The Hunt County Jail is not unique or greatly different from most any county jail found in America. It serves the purpose of housing both violent and non-violent offenders. These can be people with medical needs and substance abuse problems. They can be mentally ill or suffering from a short term mental health crisis. Jail staff has an obligation to protect these individuals from themselves; and others.
Many of our inmates are “pre-trial” and have not been convicted of the crime with which they are charged. They range from misdemeanor offenders to the most violent of offenders. Many pose a very real threat to the community if released. Our jail also houses sentenced inmates that are given jail time as a consequence of being found guilty, usually from our County Courts. Still others are awaiting transfer to the State Prison System for a felony conviction.
Without question, Jails are a tax burden on any local community. Much has been said about our jail, mainly because of the ongoing litigation reference the initial construction of the facility. However, we are by and large forgotten until bad things happen; i.e. escape or suicide. Jails throughout the country are also constantly involved in the threat of litigation on issues ranging from medical care to accusations that an inmate’s constitutional rights being violated. No jail is immune.
Jails are often perceived as a place for “bad” people. Actually, most inmates in County jail are decent people who have made bad choices. They are our family members, friends, and neighbors who have made a mistake and must be punished for their crimes, or held for trial. We have an obligation to give them the opportunity to turn their lives around. Even with the budgetary restraints and the environment we work within, we are still able to reach many offenders and provide them with that opportunity.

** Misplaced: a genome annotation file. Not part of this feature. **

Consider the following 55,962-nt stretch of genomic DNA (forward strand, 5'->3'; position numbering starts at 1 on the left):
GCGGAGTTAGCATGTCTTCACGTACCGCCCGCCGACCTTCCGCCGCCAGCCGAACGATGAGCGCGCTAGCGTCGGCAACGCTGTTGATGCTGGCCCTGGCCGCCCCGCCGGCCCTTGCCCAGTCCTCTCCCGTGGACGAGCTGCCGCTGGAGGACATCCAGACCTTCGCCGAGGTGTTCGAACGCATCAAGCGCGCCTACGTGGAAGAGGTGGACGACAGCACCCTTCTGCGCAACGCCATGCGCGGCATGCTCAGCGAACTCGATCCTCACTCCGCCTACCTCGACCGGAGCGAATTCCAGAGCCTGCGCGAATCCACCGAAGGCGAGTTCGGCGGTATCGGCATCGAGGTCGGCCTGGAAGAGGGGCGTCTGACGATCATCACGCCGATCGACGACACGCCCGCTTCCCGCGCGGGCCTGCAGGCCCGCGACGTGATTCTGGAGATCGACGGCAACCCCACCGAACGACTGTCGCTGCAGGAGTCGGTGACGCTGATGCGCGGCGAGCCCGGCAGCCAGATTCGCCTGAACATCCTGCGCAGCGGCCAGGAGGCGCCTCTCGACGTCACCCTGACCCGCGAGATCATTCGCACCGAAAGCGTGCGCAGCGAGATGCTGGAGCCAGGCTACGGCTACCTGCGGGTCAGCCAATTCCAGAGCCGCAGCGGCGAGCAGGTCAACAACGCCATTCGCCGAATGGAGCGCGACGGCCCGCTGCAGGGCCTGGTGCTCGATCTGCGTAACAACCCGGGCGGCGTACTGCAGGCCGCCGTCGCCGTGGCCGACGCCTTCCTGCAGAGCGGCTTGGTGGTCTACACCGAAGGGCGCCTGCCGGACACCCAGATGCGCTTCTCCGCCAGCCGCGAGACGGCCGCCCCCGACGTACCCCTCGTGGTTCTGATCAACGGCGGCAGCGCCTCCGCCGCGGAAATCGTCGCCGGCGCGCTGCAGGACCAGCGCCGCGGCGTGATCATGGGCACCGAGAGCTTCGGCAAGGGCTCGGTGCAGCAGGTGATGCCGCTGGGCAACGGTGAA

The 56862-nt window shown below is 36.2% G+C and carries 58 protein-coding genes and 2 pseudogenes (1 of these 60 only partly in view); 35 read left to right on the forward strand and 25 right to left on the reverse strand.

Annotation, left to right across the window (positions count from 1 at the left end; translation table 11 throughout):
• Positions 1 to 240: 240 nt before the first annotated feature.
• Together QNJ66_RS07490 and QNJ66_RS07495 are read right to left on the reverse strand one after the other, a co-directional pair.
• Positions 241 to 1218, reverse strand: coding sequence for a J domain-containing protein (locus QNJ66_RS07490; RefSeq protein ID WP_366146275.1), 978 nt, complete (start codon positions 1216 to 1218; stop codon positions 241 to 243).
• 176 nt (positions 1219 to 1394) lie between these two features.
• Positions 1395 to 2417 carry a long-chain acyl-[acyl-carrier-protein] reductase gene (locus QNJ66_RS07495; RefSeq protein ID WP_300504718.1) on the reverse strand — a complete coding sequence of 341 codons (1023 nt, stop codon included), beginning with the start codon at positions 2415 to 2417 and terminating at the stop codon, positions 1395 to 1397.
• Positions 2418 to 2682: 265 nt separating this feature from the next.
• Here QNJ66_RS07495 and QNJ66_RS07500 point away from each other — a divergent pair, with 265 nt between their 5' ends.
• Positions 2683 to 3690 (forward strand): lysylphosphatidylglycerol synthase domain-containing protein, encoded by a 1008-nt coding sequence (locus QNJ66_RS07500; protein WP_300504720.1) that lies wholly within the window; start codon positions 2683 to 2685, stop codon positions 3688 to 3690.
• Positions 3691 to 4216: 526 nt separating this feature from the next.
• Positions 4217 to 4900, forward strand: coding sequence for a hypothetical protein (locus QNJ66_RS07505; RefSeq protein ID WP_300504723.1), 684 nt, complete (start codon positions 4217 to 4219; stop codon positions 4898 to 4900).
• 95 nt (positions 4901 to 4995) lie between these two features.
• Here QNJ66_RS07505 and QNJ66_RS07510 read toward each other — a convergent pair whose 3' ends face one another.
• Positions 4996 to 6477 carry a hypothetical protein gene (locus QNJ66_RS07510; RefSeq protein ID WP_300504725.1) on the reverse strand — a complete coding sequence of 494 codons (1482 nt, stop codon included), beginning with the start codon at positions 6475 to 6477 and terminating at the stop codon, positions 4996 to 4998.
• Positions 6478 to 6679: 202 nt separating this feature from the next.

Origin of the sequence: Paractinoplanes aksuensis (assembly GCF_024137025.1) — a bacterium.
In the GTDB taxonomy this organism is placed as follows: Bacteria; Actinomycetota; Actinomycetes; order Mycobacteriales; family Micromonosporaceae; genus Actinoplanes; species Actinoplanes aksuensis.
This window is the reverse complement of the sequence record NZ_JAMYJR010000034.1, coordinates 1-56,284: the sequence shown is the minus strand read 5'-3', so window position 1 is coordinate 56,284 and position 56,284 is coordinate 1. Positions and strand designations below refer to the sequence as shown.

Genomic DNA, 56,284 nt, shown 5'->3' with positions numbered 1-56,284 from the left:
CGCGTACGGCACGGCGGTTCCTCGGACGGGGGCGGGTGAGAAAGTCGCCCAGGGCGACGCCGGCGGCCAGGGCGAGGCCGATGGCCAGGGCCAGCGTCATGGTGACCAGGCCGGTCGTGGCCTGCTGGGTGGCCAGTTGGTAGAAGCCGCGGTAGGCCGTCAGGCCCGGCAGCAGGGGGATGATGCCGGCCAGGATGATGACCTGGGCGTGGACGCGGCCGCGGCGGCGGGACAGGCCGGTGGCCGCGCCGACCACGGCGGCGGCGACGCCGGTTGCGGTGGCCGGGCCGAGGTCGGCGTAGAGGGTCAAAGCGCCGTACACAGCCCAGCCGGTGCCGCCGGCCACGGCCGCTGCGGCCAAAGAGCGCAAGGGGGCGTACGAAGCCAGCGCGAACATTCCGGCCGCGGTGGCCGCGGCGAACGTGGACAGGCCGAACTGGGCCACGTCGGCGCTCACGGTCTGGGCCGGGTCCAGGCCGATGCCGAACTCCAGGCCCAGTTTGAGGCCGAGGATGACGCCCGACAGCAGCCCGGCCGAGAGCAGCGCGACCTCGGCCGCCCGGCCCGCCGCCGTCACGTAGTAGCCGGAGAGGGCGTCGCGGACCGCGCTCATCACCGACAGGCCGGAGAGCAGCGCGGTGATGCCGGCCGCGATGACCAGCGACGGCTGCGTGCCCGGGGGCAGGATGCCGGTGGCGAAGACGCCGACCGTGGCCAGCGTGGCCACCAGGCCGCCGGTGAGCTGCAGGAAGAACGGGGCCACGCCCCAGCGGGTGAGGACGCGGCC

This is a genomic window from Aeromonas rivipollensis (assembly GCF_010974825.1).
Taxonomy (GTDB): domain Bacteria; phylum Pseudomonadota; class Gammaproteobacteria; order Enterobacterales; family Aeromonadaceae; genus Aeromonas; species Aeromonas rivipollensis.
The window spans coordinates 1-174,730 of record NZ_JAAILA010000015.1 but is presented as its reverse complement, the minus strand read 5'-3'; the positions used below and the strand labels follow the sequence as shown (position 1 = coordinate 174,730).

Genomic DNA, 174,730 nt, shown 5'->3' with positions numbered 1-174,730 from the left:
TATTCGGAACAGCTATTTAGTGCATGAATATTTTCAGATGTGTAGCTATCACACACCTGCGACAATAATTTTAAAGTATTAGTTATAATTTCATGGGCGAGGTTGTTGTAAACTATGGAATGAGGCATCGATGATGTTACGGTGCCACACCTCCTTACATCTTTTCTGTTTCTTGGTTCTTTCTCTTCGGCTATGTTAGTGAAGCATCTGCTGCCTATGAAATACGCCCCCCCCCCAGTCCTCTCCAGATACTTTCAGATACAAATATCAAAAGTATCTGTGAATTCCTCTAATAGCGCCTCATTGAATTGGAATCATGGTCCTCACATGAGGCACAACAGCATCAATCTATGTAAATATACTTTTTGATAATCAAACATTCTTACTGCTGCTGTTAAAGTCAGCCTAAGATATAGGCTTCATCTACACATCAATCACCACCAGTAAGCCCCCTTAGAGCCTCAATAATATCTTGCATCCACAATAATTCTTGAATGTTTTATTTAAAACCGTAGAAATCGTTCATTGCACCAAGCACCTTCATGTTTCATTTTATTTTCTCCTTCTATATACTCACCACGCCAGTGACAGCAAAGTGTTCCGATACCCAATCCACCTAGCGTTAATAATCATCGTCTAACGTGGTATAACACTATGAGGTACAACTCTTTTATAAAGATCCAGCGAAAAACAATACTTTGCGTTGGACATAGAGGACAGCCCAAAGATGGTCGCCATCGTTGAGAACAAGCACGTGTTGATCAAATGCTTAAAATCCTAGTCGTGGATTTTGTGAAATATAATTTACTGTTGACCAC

The Hunt County jail offers General Equivalency Diploma (GED) classes and testing through the assistance of Texas A&M University- Commerce. The jail also offers Anger Management classes, Parenting classes, Chemical Dependency classes, DWI classes, Narcotics Anonymous (NA), and Alcohol Anonymous (AA) classes. Most of these classes are offered through volunteers in the community. Included are A&M Commerce faculty members such as Doctor Lavelle Hendricks,. Dr. Hendricks is a certified Texas Alcohol and Drug Education Administrator who volunteers his time working with our inmate population. Also coordinating this effort is Captain Lana ADAMS, who also serves as a college professor and holds a Masters Degree in education.
The Hunt County jail also offers a wide variety of religious services as well through our Jail Ministry, currently presided over by Jan Rominger. This faithful group of over fifty (50) volunteers has made a difference in many inmates’ life and provides needed peer support and spiritual assistance to those who desire it.
Our newest project is to work with the community in a re-entry program, designed to help releasing inmates find housing and jobs. Our philosophy is to give an inmate every opportunity and the encouragement to turn their life around.
Nearly all of what you read about has been instituted or developed since January of 2009. You see, a local jail is a “community within a community”. Core functions include mail service, food service, mental health services, health care services, sanitary services, and maintenance services. Our jail is a community, not too much different than the one an average citizen lives in. Therefore, it is incumbent on us to make the transition from the jail community to the local community as smooth as possible with the understanding the jail will always exist; primarily to protect the citizens of the community we serve.
Hunt County Jail
Raised in Missouri, Lee Greninger graduated from Rocky Comfort High School. Immediately after graduating, he joined the U.S. Marine Corps, served in Vietnam, later becoming a military corrections officer at Treasure Island, San Francisco. Lee graduated from the San Francisco Police Academy and the Army and Navy Correctional Supervisors courses while working at the Naval Brig on Treasure Island. After rejoining civilian life, he returned home and worked as a Deputy for the Newton County Sheriffs Office and then the Joplin MO Police Department. Lee then found a home with the Federal Bureau of Prisons for the next 21 years. In 2000-2004, he taught high school History at the Campbell ISD while simultaneously working on a Master’s Degree in Education. Lee obtained that degree in 2004. Lee and his wife have three grown children and four adopted children. He is a member of VFW Post 4011 and serves on the Campbell ISD school board as well as the board for the Campbell Water Corporation. Lee and his family currently attend the First Baptist Church of Campbell.